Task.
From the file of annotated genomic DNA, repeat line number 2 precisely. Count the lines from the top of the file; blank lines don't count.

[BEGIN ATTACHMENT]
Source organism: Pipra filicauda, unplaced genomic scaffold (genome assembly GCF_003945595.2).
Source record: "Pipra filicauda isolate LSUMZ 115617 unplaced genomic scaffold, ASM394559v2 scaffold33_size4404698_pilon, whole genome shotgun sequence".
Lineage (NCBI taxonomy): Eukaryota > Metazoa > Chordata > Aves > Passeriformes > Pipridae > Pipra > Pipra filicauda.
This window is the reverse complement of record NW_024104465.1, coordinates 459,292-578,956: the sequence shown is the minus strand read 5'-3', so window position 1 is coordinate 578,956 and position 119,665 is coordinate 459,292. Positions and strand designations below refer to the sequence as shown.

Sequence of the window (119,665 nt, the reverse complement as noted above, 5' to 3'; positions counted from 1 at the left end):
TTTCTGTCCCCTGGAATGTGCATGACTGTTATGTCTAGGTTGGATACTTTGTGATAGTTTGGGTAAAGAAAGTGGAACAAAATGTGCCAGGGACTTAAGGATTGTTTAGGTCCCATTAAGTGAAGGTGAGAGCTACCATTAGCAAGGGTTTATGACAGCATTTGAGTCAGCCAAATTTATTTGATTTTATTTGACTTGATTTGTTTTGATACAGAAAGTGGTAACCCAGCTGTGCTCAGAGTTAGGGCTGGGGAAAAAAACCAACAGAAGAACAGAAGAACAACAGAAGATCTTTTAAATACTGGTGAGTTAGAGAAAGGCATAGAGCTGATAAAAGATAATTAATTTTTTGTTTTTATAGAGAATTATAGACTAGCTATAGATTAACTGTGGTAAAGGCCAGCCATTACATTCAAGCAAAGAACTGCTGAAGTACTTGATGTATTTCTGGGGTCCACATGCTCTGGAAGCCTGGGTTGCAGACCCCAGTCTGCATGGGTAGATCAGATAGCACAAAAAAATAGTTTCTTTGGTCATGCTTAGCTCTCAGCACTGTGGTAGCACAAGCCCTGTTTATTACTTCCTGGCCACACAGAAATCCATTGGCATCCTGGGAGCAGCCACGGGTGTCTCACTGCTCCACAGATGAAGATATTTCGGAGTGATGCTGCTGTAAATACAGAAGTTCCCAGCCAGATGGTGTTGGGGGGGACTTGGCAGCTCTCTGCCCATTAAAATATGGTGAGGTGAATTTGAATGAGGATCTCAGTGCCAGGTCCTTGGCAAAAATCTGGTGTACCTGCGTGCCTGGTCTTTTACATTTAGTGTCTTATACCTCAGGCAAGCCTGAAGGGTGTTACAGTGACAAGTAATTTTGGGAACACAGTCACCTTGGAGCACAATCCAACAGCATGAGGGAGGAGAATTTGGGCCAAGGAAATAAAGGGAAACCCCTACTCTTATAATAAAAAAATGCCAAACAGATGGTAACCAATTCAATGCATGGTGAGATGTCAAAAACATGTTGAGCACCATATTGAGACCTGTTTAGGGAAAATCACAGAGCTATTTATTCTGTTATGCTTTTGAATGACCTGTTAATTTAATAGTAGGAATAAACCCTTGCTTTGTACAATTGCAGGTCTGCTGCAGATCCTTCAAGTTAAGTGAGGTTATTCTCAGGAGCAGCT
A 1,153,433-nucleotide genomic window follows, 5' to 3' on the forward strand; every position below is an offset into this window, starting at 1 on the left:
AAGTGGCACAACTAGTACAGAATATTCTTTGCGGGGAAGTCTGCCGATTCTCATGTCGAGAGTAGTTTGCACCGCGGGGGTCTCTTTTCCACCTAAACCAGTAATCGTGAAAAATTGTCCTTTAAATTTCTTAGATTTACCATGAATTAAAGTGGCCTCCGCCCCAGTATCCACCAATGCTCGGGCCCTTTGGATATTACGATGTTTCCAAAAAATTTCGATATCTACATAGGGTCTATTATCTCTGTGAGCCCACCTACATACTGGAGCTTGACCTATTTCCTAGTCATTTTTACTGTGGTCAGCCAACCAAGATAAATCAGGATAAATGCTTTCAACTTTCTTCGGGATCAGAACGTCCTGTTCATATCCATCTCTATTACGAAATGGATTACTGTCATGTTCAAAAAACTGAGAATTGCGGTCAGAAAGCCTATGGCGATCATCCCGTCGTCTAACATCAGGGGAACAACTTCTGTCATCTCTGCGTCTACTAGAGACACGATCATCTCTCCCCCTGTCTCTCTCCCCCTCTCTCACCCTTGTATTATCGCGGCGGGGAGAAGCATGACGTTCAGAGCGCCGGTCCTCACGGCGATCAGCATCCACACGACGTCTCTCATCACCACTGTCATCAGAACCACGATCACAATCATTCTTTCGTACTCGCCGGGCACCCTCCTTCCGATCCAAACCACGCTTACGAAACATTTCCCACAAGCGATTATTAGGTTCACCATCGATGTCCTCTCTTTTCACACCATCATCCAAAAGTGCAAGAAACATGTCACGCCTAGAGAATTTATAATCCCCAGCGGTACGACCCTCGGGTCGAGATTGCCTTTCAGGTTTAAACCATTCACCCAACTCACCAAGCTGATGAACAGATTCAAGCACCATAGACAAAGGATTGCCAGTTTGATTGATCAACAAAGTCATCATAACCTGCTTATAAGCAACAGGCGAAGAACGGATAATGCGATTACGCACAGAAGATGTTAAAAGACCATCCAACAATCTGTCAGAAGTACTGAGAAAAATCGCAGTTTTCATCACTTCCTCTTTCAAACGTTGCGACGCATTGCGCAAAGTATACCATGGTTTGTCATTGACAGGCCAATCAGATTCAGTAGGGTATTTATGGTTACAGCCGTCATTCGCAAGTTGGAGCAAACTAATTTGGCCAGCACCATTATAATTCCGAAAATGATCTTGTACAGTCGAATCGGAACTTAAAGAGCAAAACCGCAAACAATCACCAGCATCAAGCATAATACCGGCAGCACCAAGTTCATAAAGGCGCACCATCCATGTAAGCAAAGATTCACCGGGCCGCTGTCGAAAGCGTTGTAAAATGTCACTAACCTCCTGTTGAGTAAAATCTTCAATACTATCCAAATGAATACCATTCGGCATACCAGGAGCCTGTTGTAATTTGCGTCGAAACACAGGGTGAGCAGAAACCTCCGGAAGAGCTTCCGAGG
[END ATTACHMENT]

Source record: "Pipra filicauda isolate LSUMZ 115617 unplaced genomic scaffold, ASM394559v2 scaffold33_size4404698_pilon, whole genome shotgun sequence".